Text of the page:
Employment Law

Need employment law advice? Your employee’s hungry attorney knows the latest on employment at will, reasonable accommodations, and more.

Minimize employer liability, optimize labor relations, bullet-proof your employee handbook and update your knowledge of ADA guidelines with our employment law advice.

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Employees who claim an ADA-protected disability will have to cite more than a simple personality clash with their boss. Such conflicts won’t win an ADA lawsuit even if working with a particular supervisor makes the employee anxious, depressed and angry ...

When it comes to internal promotions, you’re on the safest legal ground if you set clear procedures. That way, employees who don’t land coveted promotions can’t claim the reason was discrimination ...

Q. In a recent publication, you mentioned that you should avoid double taxation on mutual fund dividends. Does that rule also apply to capital gain distributions?

Employees who come to HR with discrimination complaints may already have talked to a lawyer. They may be building a case and just waiting for someone to make a mistake. It’s your job to make sure that doesn’t happen ...

More HR professionals are turning to search engines and social networking sites to dig beyond a candidate's résumé. But the benefit of uncovering such red flags can carry some big legal risks. Here's how to Google for candidates in the most legally safe way ...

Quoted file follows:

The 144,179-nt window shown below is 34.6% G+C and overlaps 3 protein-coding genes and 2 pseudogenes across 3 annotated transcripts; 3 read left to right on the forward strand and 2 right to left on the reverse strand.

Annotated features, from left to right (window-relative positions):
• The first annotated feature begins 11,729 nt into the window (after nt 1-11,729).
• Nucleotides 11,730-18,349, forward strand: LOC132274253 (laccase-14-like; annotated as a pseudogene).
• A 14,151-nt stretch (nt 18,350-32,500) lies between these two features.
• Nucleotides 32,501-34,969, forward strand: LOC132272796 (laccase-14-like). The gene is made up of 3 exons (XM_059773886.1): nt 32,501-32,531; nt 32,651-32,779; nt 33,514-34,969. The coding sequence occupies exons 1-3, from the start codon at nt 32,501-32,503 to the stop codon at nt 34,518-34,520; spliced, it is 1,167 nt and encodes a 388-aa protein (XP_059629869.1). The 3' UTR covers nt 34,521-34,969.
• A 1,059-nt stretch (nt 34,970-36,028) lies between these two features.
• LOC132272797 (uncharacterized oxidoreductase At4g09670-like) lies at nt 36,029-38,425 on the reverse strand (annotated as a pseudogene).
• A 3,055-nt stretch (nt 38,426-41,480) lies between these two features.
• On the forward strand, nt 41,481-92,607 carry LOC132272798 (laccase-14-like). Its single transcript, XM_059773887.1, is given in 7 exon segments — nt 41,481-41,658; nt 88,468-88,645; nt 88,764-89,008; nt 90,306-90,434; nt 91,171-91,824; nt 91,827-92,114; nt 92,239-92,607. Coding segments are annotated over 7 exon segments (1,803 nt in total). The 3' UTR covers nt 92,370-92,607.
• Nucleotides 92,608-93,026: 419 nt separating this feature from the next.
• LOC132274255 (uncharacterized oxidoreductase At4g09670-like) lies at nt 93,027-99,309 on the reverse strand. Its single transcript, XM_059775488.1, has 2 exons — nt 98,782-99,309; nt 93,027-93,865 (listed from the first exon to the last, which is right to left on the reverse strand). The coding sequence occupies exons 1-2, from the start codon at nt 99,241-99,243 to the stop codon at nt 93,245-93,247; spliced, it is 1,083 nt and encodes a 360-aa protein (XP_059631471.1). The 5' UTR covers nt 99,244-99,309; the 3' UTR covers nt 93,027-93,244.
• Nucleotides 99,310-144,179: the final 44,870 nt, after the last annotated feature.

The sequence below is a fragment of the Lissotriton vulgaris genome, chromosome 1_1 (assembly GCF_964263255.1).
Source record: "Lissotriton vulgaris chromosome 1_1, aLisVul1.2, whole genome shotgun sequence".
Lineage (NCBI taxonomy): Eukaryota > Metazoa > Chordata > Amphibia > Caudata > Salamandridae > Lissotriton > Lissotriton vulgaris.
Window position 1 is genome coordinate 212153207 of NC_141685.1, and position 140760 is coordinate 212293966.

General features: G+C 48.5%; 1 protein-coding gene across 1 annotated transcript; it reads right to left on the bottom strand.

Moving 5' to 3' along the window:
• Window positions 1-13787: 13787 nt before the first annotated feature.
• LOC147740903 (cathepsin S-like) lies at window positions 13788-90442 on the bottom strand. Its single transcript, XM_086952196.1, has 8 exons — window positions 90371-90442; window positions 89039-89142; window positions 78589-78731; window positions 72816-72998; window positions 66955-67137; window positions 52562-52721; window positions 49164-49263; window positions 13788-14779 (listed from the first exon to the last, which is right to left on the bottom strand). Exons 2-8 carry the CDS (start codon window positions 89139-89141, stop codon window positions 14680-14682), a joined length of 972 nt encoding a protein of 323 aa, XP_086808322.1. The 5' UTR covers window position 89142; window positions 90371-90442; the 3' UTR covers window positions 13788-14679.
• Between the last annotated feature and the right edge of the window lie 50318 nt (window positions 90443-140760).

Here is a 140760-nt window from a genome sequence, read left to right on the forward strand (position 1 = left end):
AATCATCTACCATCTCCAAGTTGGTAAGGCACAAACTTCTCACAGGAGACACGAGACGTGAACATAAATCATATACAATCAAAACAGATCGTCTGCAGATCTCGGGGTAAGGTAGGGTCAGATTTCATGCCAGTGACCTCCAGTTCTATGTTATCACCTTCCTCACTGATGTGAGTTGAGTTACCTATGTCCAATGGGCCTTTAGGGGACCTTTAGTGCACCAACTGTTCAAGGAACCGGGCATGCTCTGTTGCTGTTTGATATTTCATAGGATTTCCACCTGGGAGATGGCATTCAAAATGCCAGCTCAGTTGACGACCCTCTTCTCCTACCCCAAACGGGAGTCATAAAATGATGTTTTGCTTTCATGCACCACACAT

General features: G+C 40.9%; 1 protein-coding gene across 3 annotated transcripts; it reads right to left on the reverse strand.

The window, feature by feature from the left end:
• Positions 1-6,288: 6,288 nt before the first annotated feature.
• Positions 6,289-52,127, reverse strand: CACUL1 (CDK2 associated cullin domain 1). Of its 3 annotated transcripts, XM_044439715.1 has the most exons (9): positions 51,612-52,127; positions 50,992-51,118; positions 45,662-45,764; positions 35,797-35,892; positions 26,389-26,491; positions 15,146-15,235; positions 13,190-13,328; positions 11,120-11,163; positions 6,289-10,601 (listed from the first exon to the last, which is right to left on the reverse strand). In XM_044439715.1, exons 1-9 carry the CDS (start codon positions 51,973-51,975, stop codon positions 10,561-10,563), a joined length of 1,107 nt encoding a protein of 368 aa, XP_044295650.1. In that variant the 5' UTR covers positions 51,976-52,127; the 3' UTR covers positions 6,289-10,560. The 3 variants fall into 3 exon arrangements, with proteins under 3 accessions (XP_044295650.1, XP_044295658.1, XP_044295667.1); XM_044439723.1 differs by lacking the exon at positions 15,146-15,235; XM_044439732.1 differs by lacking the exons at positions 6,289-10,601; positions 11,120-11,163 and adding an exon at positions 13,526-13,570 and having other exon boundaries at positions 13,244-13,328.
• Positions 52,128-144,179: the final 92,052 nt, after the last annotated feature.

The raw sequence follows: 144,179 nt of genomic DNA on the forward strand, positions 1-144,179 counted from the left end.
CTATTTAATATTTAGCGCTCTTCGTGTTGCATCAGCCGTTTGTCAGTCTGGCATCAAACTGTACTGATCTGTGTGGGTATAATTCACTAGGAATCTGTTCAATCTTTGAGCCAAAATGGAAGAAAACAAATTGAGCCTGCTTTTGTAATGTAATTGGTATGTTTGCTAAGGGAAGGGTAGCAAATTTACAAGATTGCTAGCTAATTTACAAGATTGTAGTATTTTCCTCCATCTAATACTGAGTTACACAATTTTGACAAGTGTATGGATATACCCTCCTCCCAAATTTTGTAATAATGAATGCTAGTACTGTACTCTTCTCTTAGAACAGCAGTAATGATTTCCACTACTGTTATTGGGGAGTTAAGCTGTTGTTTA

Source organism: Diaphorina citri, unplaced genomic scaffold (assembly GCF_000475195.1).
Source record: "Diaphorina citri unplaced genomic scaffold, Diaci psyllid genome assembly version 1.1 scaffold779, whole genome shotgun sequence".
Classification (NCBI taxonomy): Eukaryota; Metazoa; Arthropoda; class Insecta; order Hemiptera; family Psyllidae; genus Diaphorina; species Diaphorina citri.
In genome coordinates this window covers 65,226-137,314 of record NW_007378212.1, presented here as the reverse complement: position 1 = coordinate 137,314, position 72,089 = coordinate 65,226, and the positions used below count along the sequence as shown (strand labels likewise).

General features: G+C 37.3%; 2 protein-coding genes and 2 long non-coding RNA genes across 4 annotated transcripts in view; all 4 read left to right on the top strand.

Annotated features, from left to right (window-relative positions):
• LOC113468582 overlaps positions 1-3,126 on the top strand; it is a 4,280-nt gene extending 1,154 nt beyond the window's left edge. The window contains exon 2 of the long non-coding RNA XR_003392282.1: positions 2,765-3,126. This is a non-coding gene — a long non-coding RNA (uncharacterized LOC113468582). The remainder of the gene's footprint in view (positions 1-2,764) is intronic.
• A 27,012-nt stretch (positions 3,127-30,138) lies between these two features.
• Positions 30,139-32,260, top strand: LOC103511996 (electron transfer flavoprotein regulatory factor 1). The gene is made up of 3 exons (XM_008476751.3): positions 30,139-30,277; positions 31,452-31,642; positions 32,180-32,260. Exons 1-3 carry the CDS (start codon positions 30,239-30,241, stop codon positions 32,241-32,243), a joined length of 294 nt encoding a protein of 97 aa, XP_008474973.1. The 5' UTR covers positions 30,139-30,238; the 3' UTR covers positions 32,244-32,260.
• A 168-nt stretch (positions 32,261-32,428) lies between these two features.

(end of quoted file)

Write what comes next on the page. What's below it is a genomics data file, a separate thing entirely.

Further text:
Most organizations have comprehensive Internet, e-mail and electronic communications policies that spell out what's acceptable usage and what's not. But few employers have addressed a growing problem: the proliferation of employee Web logs, or "blogs" ...

White Paper published by The HR Specialist, copyright 2007 ______________________ It’s a smart legal move to require employees to sign a waiver releasing your organization from liability for providing truthful employment references. The following is a sample Employment Reference Release form that was adapted from several state bar associations’ employment law groups. You can use […]

Q. We do yearly performance evaluations, during which we review whether employees have met the expectations we laid out during the previous review. If these expectations were not met, can we legally decrease the employee's salary as punishment? —A.L., Iowa

UPDATE: May 2016 On May 18, 2016, the U.S. Department of Labor released its long-awaited update to the Fair Labor Standards Act’s overtime rules, which effectively double the salary threshold at which most salaried workers are exempt from being paid overtime, raising it from $23,660 to $47,476 per year. The new rules become effective December […]